When faced with the impending loss of my grandfather and desperate to preserve some of his colorful stories, I embarked on a genealogy project. I first gave him a notebook and recorder and asked him to write down stories of his life. Over the course of two years, until he passed away, I started building my family tree on ancestry.com. The wealth of information my grandparents had in their heads, the information that my own parents, my aunts and uncles have in their heads, is a goldmine for this type of project.
The stories my grandfather wrote were amusing, they made us laugh, but what was noticeably lacking were the stories of hardship that I know he experienced. I am convinced that living through those hardships once was enough for him. He did not want us to live through them nor could we fully comprehend the complexity of his burdens. He shouldered those alone. I tabled my project, mostly from frustration, and years later my father picked it back up and my husband also started researching his own family tree. What they have both discovered is not only interesting, but it is heart wrenching and eye opening at the same time.
Our ancestors (and this applies to you as well) survived being desperately hungry. They probably all, during one generation or another, experienced poverty and hardships brought on by disease or crop failures. At least one of my ancestors somehow survived the Great Famine in Ireland that killed millions. Some of my ancestors somehow managed to get over to America, build a life for themselves and their future descendants. While doing this, they endured bigotry, the Great Depression and two World Wars.
Go back five generations and you likely have people who woke up and lived to simply survive. What were their daily lives like? I, myself, have a hard time imagining it but am so very thankful to them all. I wonder, what would they think about our lives today? Would they say “Thank goodness we worked so hard and you are so healthy, happy and safe?” I think to some degree they would. I do think, however, they would also scold us. They would look at all the free time we have on our hands and tell us to get hopping. They would tell us to not get complacent, to use our free time wisely, leave a mark on our world, and to pass on the gifts they worked so hard to give us to our own descendants.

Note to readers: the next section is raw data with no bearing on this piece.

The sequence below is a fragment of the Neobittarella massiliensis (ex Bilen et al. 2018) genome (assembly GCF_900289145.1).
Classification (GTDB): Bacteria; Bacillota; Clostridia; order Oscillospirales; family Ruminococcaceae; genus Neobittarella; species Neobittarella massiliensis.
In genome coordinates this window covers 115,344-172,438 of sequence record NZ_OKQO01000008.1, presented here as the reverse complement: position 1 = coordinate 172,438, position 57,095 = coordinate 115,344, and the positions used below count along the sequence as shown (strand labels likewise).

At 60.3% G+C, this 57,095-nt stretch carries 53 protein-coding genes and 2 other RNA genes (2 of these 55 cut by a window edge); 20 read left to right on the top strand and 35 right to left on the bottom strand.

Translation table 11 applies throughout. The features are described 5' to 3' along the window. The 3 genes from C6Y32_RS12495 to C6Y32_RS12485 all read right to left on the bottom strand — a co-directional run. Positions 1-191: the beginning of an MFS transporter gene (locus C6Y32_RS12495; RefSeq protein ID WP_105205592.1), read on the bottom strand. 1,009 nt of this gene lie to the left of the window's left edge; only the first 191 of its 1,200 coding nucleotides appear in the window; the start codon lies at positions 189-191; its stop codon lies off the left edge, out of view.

If you look at life this way, would you live your life differently? Are you living life or are you allowing life to happen to you?
These questions entered my head after a rather enlightening conversation yesterday with my eleven year old. “Mom, how old are you?” Ryan said. “I am 46 Ryan, why?” “Well, half of your life is over, actually more than half because people usually live to be around 90 if you’re lucky, so umm, well, you really should be careful how you live your life with the time you have left.” Typical Ryan advice, I thought. Seeing the expression on my face, my son then said “Never mind mom, you are doing great!” I quickly reassured him and thanked him for his perspective.
All of this has been swirling in my head the last couple of days. I don’t want to write about the pain some of my family members endured, but I would now tell each of them how very grateful I am, and how much respect I have for them. I don’t have that option today, but I can honor them by leaving my mark and not wasting the opportunity I’ve been given.
Some of us don’t have a lot of information on our backgrounds. That doesn’t change the fact that someone, somewhere made those sacrifices so you could live a better life. Do you know anything about your ancestors? I’d love to hear about it. If you prefer not to leave a comment here, then let’s offer a silent prayer of thanks to them. Regardless of their story, they still live in us today.